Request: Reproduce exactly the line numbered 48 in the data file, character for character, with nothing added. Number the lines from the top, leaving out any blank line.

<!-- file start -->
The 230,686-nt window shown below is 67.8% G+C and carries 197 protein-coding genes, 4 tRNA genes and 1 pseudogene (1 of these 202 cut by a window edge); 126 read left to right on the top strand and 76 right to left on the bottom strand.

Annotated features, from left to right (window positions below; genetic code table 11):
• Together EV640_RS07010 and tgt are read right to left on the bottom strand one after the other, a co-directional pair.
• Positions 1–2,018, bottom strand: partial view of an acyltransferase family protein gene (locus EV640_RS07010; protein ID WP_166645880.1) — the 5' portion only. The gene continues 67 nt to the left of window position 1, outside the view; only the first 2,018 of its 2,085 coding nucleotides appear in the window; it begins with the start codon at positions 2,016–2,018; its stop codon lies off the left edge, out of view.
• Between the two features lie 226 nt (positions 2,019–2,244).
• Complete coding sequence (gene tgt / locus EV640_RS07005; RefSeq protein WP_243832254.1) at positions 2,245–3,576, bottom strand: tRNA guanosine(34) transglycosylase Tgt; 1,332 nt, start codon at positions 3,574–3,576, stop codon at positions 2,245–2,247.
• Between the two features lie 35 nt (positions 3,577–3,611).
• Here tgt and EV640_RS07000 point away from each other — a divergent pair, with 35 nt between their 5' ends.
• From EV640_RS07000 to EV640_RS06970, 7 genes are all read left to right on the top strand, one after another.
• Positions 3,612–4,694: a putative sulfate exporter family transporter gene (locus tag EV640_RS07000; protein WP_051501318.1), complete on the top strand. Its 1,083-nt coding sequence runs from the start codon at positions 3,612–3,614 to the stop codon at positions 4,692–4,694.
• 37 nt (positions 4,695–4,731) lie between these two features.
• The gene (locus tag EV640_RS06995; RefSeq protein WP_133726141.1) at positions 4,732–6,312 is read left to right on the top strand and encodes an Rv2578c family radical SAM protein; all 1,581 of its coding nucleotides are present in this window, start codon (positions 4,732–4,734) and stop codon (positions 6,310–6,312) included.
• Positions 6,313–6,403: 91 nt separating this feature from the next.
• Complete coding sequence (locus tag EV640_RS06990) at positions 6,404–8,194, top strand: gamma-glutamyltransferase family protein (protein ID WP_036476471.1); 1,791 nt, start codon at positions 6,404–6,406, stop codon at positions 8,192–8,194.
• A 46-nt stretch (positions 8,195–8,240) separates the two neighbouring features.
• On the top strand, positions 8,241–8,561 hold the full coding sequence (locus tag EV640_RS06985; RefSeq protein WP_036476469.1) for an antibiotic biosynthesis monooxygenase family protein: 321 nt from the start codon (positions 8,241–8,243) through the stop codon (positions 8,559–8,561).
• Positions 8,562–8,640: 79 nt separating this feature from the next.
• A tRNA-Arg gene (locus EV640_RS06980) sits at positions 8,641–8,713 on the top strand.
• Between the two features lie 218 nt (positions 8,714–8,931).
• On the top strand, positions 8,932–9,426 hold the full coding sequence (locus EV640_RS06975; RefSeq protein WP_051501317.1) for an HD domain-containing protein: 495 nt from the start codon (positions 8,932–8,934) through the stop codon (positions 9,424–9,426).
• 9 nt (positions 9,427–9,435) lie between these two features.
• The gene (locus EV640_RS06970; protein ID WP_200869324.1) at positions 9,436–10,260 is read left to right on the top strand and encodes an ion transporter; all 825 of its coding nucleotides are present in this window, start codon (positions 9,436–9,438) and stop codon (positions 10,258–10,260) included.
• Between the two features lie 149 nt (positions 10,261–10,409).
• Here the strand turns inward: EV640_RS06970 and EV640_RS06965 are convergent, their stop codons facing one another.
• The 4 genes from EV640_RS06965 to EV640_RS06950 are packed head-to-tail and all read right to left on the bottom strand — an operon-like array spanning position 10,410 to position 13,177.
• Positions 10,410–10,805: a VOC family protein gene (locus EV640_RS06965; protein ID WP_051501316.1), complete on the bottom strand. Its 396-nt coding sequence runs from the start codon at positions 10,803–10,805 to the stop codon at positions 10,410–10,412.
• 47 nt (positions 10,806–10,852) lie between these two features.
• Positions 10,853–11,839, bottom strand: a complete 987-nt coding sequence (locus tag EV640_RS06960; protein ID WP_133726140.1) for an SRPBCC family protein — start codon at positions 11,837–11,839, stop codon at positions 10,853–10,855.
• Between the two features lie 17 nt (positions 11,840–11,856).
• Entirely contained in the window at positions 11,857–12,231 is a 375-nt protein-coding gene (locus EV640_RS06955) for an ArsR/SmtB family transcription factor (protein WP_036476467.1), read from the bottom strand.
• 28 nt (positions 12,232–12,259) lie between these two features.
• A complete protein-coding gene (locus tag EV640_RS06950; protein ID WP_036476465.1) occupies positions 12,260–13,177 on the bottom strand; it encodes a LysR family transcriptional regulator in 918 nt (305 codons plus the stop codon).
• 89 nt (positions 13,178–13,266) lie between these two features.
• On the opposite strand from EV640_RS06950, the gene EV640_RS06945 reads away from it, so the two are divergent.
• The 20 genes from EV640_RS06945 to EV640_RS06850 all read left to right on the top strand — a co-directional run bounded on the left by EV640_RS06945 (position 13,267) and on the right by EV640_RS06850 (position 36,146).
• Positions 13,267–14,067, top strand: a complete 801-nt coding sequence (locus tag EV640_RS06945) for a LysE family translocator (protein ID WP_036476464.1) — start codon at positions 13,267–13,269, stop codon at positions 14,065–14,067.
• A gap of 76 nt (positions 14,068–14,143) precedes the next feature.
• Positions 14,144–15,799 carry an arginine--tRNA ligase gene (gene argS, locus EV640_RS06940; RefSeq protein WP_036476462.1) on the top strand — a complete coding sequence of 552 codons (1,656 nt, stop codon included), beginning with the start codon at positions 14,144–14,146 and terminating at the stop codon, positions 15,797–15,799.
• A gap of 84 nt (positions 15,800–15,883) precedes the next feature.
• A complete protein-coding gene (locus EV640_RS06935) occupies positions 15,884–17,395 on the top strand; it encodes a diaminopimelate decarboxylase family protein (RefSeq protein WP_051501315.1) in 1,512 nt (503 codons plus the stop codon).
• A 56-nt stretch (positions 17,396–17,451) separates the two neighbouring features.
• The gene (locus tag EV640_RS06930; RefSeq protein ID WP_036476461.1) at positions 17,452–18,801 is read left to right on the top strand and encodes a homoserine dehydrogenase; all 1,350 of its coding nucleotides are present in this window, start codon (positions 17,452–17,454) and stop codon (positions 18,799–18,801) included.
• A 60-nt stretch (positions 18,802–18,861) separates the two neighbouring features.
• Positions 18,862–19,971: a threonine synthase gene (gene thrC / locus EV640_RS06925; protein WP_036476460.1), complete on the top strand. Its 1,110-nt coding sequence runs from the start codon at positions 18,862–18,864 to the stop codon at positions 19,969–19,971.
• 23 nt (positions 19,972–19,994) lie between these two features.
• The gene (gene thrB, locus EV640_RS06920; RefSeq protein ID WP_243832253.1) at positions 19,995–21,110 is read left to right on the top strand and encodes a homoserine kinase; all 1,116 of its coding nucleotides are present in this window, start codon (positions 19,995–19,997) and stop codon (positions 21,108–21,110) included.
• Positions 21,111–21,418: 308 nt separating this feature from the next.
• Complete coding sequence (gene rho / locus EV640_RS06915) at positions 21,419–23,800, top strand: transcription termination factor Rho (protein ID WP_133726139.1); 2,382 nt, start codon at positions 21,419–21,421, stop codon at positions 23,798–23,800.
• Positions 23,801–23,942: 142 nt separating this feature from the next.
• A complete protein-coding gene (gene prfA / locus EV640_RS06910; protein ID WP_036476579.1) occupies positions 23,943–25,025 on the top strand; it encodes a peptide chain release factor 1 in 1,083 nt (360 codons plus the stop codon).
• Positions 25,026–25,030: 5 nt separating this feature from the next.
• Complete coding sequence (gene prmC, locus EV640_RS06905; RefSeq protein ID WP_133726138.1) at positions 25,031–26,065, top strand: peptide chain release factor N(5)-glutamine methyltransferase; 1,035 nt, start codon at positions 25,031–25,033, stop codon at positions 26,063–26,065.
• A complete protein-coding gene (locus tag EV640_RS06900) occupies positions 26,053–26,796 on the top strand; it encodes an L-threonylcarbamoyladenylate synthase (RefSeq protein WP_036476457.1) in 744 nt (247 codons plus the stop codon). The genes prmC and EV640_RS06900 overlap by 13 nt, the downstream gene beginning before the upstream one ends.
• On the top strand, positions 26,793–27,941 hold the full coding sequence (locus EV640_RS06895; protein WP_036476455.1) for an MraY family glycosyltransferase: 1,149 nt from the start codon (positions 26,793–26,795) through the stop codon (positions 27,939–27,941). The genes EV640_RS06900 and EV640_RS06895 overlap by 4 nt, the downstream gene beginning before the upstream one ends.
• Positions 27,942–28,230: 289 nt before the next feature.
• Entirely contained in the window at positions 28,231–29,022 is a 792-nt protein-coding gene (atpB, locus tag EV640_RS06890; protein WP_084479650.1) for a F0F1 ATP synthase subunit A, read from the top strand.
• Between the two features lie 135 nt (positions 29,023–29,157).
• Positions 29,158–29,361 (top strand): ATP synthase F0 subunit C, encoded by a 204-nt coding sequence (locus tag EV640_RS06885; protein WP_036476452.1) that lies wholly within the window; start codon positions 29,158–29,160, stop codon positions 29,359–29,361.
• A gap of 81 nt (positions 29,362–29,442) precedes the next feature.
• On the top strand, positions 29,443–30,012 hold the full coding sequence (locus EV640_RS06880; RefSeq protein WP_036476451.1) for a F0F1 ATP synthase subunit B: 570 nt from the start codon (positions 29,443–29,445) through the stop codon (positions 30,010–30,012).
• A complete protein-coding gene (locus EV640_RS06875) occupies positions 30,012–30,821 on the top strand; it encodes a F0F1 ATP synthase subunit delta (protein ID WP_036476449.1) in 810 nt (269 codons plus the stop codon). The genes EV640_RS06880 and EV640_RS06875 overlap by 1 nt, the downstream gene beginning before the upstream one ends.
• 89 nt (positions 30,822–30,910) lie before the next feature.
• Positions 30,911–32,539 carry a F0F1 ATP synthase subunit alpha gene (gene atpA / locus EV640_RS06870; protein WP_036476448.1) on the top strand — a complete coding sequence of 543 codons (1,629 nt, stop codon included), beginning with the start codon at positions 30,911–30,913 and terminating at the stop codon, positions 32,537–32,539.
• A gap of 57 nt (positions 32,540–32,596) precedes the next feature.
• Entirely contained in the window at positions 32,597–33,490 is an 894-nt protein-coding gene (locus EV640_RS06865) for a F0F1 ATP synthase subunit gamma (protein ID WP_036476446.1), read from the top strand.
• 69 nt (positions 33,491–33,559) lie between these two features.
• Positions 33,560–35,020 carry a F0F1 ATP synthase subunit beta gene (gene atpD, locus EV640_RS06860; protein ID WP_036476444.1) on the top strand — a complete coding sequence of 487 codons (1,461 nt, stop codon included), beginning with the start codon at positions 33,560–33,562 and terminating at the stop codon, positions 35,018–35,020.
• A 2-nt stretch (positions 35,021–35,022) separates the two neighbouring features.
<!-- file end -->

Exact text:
• Complete coding sequence (gene rho / locus EV640_RS06915) at positions 21,419–23,800, top strand: transcription termination factor Rho (protein ID WP_133726139.1); 2,382 nt, start codon at positions 21,419–21,421, stop codon at positions 23,798–23,800.